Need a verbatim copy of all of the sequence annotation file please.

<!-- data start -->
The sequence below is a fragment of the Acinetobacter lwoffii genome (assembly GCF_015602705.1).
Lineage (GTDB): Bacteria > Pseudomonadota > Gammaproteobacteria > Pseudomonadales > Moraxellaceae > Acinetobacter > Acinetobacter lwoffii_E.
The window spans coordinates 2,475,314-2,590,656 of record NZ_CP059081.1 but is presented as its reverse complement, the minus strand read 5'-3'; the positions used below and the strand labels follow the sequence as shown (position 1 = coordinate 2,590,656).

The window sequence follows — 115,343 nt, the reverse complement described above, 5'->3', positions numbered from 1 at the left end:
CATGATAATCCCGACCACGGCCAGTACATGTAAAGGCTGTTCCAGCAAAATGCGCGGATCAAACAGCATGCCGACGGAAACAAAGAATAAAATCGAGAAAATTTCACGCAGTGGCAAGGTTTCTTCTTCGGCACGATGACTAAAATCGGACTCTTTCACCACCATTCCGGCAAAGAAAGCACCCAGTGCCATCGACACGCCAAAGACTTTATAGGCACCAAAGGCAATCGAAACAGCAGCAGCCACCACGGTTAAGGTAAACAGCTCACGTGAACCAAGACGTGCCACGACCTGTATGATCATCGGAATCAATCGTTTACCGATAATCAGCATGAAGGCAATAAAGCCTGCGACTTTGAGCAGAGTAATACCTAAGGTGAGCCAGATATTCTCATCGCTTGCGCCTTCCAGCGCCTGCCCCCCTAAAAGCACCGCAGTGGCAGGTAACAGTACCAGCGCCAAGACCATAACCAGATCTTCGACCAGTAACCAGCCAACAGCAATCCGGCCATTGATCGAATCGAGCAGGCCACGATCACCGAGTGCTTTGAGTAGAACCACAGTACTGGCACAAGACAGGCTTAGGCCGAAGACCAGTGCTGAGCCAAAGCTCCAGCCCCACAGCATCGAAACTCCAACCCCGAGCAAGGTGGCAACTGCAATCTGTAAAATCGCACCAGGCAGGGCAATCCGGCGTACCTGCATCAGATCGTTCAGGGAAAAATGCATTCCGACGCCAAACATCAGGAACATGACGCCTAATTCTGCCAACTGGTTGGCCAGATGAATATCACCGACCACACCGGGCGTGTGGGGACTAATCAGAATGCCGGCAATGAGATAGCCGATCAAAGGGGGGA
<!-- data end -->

The sequence below is a fragment of the Acinetobacter lwoffii genome (assembly GCF_015602705.1).
Lineage (GTDB): Bacteria > Pseudomonadota > Gammaproteobacteria > Pseudomonadales > Moraxellaceae > Acinetobacter > Acinetobacter lwoffii_E.
The window spans coordinates 2,475,314-2,590,656 of record NZ_CP059081.1 but is presented as its reverse complement, the minus strand read 5'-3'; the positions used below and the strand labels follow the sequence as shown (position 1 = coordinate 2,590,656).

The window sequence follows — 115,343 nt, the reverse complement described above, 5'->3', positions numbered from 1 at the left end:
CATGATAATCCCGACCACGGCCAGTACATGTAAAGGCTGTTCCAGCAAAATGCGCGGATCAAACAGCATGCCGACGGAAACAAAGAATAAAATCGAGAAAATTTCACGCAGTGGCAAGGTTTCTTCTTCGGCACGATGACTAAAATCGGACTCTTTCACCACCATTCCGGCAAAGAAAGCACCCAGTGCCATCGACACGCCAAAGACTTTATAGGCACCAAAGGCAATCGAAACAGCAGCAGCCACCACGGTTAAGGTAAACAGCTCACGTGAACCAAGACGTGCCACGACCTGTATGATCATCGGAATCAATCGTTTACCGATAATCAGCATGAAGGCAATAAAGCCTGCGACTTTGAGCAGAGTAATACCTAAGGTGAGCCAGATATTCTCATCGCTTGCGCCTTCCAGCGCCTGCCCCCCTAAAAGCACCGCAGTGGCAGGTAACAGTACCAGCGCCAAGACCATAACCAGATCTTCGACCAGTAACCAGCCAACAGCAATCCGGCCATTGATCGAATCGAGCAGGCCACGATCACCGAGTGCTTTGAGTAGAACCACAGTACTGGCACAAGACAGGCTTAGGCCGAAGACCAGTGCTGAGCCAAAGCTCCAGCCCCACAGCATCGAAACTCCAACCCCGAGCAAGGTGGCAACTGCAATCTGTAAAATCGCACCAGGCAGGGCAATCCGGCGTACCTGCATCAGATCGTTCAGGGAAAAATGCATTCCGACGCCAAACATCAGGAACATGACGCCTAATTCTGCCAACTGGTTGGCCAGATGAATATCACCGACCACACCGGGCGTGTGGGGACTAATCAGAATGCCGGCAATGAGATAGCCGATCAAAGGGGGGA